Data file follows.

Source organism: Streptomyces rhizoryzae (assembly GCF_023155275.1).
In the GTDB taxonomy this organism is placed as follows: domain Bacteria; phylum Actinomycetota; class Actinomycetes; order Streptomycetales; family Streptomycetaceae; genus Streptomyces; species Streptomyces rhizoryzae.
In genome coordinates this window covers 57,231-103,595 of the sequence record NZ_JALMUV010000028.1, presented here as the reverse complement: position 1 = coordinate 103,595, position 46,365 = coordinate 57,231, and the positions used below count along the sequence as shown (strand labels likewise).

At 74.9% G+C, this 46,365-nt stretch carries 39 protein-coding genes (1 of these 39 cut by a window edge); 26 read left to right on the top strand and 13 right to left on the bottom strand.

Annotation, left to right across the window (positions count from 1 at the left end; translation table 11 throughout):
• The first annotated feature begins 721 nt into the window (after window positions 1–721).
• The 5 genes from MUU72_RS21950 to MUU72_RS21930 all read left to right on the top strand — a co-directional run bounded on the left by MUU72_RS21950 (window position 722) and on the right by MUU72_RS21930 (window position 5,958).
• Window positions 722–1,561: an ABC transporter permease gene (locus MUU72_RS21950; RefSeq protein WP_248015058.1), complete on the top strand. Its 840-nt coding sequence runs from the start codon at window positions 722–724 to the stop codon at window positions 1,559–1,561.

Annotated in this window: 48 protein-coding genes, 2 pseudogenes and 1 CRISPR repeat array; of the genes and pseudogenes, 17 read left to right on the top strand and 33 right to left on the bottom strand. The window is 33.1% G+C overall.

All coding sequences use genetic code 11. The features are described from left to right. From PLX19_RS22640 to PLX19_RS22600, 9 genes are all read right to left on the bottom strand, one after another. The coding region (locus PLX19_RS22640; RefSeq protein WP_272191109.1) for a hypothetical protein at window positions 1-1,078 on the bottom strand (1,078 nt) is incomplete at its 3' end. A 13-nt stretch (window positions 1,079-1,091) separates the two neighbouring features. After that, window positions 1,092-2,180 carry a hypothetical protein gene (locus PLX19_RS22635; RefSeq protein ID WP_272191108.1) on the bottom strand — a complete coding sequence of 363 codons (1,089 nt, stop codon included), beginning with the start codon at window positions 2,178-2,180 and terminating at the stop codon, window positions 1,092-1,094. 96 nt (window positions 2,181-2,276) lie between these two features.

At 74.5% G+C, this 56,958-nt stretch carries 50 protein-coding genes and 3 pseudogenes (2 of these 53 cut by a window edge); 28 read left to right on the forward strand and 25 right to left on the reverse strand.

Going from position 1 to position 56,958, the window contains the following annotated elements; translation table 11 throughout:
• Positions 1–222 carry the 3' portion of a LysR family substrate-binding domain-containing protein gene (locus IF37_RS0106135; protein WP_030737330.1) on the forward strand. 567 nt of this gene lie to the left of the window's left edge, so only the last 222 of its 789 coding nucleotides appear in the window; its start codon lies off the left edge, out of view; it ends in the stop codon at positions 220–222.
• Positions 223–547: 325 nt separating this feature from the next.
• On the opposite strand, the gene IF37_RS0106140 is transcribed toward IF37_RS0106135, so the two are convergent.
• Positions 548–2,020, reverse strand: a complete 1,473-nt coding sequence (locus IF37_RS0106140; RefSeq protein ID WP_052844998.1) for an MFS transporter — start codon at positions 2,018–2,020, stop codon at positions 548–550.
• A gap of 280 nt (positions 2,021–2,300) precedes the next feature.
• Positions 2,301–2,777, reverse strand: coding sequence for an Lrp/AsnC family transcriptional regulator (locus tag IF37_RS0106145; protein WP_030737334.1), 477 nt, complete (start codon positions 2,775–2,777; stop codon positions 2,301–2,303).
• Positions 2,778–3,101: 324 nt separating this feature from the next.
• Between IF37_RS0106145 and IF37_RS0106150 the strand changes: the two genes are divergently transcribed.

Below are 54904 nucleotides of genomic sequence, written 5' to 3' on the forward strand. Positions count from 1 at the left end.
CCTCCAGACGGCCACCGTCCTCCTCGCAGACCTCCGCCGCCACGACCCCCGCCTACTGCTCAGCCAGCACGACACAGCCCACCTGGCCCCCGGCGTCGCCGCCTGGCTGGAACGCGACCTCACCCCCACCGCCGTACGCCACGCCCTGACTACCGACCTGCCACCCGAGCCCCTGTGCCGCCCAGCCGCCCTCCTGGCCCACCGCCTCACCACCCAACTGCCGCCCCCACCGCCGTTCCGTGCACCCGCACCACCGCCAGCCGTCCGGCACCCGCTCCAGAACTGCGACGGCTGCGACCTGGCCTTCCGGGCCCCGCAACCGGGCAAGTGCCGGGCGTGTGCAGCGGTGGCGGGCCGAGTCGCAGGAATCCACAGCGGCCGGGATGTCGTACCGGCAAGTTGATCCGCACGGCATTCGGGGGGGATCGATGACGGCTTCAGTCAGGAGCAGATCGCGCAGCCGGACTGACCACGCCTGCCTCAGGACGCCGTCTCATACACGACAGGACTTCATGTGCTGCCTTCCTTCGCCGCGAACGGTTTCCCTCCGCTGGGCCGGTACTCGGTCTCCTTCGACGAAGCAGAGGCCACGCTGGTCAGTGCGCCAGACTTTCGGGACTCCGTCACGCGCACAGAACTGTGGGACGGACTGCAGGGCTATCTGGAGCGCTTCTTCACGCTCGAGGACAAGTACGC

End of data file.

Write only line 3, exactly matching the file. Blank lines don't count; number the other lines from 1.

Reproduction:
In genome coordinates this window covers 57,231-103,595 of the sequence record NZ_JALMUV010000028.1, presented here as the reverse complement: position 1 = coordinate 103,595, position 46,365 = coordinate 57,231, and the positions used below count along the sequence as shown (strand labels likewise).